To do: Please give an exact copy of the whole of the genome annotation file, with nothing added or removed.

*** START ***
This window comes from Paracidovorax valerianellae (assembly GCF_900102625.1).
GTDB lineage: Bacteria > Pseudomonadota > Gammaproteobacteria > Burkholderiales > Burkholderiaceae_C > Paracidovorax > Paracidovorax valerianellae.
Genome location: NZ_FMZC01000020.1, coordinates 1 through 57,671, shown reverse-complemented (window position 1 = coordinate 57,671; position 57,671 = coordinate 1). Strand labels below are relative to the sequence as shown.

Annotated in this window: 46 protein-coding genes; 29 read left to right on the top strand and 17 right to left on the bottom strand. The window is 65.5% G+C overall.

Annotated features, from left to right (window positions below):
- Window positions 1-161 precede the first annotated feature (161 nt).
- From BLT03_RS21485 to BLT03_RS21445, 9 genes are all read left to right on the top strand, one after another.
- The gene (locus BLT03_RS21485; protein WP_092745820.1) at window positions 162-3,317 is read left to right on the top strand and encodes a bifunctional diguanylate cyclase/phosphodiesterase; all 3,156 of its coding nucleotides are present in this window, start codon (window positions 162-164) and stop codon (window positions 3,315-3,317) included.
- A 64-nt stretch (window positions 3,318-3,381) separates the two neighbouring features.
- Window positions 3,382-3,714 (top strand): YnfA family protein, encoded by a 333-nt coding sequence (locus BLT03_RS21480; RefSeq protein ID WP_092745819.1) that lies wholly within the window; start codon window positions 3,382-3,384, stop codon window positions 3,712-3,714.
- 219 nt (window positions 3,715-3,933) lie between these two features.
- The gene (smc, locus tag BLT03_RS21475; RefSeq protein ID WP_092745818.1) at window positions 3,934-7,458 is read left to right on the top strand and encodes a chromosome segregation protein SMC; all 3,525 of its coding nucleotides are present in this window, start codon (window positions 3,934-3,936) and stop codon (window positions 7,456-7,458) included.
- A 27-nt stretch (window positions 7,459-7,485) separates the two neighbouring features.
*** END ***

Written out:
This window comes from Paracidovorax valerianellae (assembly GCF_900102625.1).
GTDB lineage: Bacteria > Pseudomonadota > Gammaproteobacteria > Burkholderiales > Burkholderiaceae_C > Paracidovorax > Paracidovorax valerianellae.
Genome location: NZ_FMZC01000020.1, coordinates 1 through 57,671, shown reverse-complemented (window position 1 = coordinate 57,671; position 57,671 = coordinate 1). Strand labels below are relative to the sequence as shown.

Annotated in this window: 46 protein-coding genes; 29 read left to right on the top strand and 17 right to left on the bottom strand. The window is 65.5% G+C overall.

Annotated features, from left to right (window positions below):
- Window positions 1-161 precede the first annotated feature (161 nt).
- From BLT03_RS21485 to BLT03_RS21445, 9 genes are all read left to right on the top strand, one after another.
- The gene (locus BLT03_RS21485; protein WP_092745820.1) at window positions 162-3,317 is read left to right on the top strand and encodes a bifunctional diguanylate cyclase/phosphodiesterase; all 3,156 of its coding nucleotides are present in this window, start codon (window positions 162-164) and stop codon (window positions 3,315-3,317) included.
- A 64-nt stretch (window positions 3,318-3,381) separates the two neighbouring features.
- Window positions 3,382-3,714 (top strand): YnfA family protein, encoded by a 333-nt coding sequence (locus BLT03_RS21480; RefSeq protein ID WP_092745819.1) that lies wholly within the window; start codon window positions 3,382-3,384, stop codon window positions 3,712-3,714.
- 219 nt (window positions 3,715-3,933) lie between these two features.
- The gene (smc, locus tag BLT03_RS21475; RefSeq protein ID WP_092745818.1) at window positions 3,934-7,458 is read left to right on the top strand and encodes a chromosome segregation protein SMC; all 3,525 of its coding nucleotides are present in this window, start codon (window positions 3,934-3,936) and stop codon (window positions 7,456-7,458) included.
- A 27-nt stretch (window positions 7,459-7,485) separates the two neighbouring features.